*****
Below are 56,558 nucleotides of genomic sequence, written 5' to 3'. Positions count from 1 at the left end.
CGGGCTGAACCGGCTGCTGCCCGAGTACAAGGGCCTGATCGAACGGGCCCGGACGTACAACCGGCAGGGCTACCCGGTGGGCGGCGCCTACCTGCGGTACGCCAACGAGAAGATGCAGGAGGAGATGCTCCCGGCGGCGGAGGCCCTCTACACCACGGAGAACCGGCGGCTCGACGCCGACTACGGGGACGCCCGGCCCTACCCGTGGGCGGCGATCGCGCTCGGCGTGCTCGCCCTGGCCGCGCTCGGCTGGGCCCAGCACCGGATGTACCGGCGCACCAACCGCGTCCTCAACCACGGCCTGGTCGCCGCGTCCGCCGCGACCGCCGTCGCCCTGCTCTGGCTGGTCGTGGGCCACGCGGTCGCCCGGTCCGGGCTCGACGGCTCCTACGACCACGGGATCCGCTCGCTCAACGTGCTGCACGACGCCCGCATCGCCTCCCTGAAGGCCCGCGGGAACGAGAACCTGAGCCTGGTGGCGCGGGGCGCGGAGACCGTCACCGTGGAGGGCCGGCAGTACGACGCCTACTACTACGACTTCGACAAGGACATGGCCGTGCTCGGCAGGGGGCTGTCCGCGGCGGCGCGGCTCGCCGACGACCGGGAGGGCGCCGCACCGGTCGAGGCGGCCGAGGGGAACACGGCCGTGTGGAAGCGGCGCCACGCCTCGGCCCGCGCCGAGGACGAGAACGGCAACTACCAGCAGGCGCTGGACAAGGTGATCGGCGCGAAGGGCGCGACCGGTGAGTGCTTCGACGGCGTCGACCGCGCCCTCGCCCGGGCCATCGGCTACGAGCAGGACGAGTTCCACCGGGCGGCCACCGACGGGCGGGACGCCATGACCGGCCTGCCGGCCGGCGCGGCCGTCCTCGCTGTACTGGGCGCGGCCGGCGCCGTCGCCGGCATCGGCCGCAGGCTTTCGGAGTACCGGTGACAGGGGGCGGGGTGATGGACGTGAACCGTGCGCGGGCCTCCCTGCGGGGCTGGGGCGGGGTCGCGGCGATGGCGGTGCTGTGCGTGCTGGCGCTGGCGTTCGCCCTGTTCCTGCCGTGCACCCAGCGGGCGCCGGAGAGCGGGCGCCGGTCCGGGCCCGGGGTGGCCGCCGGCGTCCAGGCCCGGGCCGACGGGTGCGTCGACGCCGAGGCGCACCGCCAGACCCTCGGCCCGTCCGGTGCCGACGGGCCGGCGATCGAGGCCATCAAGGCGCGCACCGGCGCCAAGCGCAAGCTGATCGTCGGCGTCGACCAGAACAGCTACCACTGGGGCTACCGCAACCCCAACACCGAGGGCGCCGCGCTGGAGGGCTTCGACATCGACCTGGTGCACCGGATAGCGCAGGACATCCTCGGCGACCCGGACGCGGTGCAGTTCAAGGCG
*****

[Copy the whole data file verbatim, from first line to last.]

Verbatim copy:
Below are 56,558 nucleotides of genomic sequence, written 5' to 3'. Positions count from 1 at the left end.
CGGGCTGAACCGGCTGCTGCCCGAGTACAAGGGCCTGATCGAACGGGCCCGGACGTACAACCGGCAGGGCTACCCGGTGGGCGGCGCCTACCTGCGGTACGCCAACGAGAAGATGCAGGAGGAGATGCTCCCGGCGGCGGAGGCCCTCTACACCACGGAGAACCGGCGGCTCGACGCCGACTACGGGGACGCCCGGCCCTACCCGTGGGCGGCGATCGCGCTCGGCGTGCTCGCCCTGGCCGCGCTCGGCTGGGCCCAGCACCGGATGTACCGGCGCACCAACCGCGTCCTCAACCACGGCCTGGTCGCCGCGTCCGCCGCGACCGCCGTCGCCCTGCTCTGGCTGGTCGTGGGCCACGCGGTCGCCCGGTCCGGGCTCGACGGCTCCTACGACCACGGGATCCGCTCGCTCAACGTGCTGCACGACGCCCGCATCGCCTCCCTGAAGGCCCGCGGGAACGAGAACCTGAGCCTGGTGGCGCGGGGCGCGGAGACCGTCACCGTGGAGGGCCGGCAGTACGACGCCTACTACTACGACTTCGACAAGGACATGGCCGTGCTCGGCAGGGGGCTGTCCGCGGCGGCGCGGCTCGCCGACGACCGGGAGGGCGCCGCACCGGTCGAGGCGGCCGAGGGGAACACGGCCGTGTGGAAGCGGCGCCACGCCTCGGCCCGCGCCGAGGACGAGAACGGCAACTACCAGCAGGCGCTGGACAAGGTGATCGGCGCGAAGGGCGCGACCGGTGAGTGCTTCGACGGCGTCGACCGCGCCCTCGCCCGGGCCATCGGCTACGAGCAGGACGAGTTCCACCGGGCGGCCACCGACGGGCGGGACGCCATGACCGGCCTGCCGGCCGGCGCGGCCGTCCTCGCTGTACTGGGCGCGGCCGGCGCCGTCGCCGGCATCGGCCGCAGGCTTTCGGAGTACCGGTGACAGGGGGCGGGGTGATGGACGTGAACCGTGCGCGGGCCTCCCTGCGGGGCTGGGGCGGGGTCGCGGCGATGGCGGTGCTGTGCGTGCTGGCGCTGGCGTTCGCCCTGTTCCTGCCGTGCACCCAGCGGGCGCCGGAGAGCGGGCGCCGGTCCGGGCCCGGGGTGGCCGCCGGCGTCCAGGCCCGGGCCGACGGGTGCGTCGACGCCGAGGCGCACCGCCAGACCCTCGGCCCGTCCGGTGCCGACGGGCCGGCGATCGAGGCCATCAAGGCGCGCACCGGCGCCAAGCGCAAGCTGATCGTCGGCGTCGACCAGAACAGCTACCACTGGGGCTACCGCAACCCCAACACCGAGGGCGCCGCGCTGGAGGGCTTCGACATCGACCTGGTGCACCGGATAGCGCAGGACATCCTCGGCGACCCGGACGCGGTGCAGTTCAAGGCG